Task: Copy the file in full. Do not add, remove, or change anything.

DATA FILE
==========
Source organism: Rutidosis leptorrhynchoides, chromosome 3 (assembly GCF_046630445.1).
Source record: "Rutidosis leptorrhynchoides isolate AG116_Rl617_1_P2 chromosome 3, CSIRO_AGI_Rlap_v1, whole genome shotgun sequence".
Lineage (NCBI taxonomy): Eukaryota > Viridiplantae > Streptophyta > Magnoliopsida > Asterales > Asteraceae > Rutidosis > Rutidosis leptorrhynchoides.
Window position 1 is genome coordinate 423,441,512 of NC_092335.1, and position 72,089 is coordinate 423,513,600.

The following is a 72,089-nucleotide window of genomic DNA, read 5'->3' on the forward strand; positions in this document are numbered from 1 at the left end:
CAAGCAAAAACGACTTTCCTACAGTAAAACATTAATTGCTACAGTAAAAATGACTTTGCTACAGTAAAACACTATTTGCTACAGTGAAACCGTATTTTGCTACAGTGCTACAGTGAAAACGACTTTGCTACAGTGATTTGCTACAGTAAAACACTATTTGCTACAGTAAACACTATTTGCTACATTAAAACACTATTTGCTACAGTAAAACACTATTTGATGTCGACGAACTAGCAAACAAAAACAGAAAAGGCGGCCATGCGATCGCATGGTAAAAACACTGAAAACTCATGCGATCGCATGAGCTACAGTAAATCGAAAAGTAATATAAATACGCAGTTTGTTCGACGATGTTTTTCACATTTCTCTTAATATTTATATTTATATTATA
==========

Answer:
Source organism: Rutidosis leptorrhynchoides, chromosome 3 (assembly GCF_046630445.1).
Source record: "Rutidosis leptorrhynchoides isolate AG116_Rl617_1_P2 chromosome 3, CSIRO_AGI_Rlap_v1, whole genome shotgun sequence".
Lineage (NCBI taxonomy): Eukaryota > Viridiplantae > Streptophyta > Magnoliopsida > Asterales > Asteraceae > Rutidosis > Rutidosis leptorrhynchoides.
Window position 1 is genome coordinate 423,441,512 of NC_092335.1, and position 72,089 is coordinate 423,513,600.

The following is a 72,089-nucleotide window of genomic DNA, read 5'->3' on the forward strand; positions in this document are numbered from 1 at the left end:
CAAGCAAAAACGACTTTCCTACAGTAAAACATTAATTGCTACAGTAAAAATGACTTTGCTACAGTAAAACACTATTTGCTACAGTGAAACCGTATTTTGCTACAGTGCTACAGTGAAAACGACTTTGCTACAGTGATTTGCTACAGTAAAACACTATTTGCTACAGTAAACACTATTTGCTACATTAAAACACTATTTGCTACAGTAAAACACTATTTGATGTCGACGAACTAGCAAACAAAAACAGAAAAGGCGGCCATGCGATCGCATGGTAAAAACACTGAAAACTCATGCGATCGCATGAGCTACAGTAAATCGAAAAGTAATATAAATACGCAGTTTGTTCGACGATGTTTTTCACATTTCTCTTAATATTTATATTTATATTATA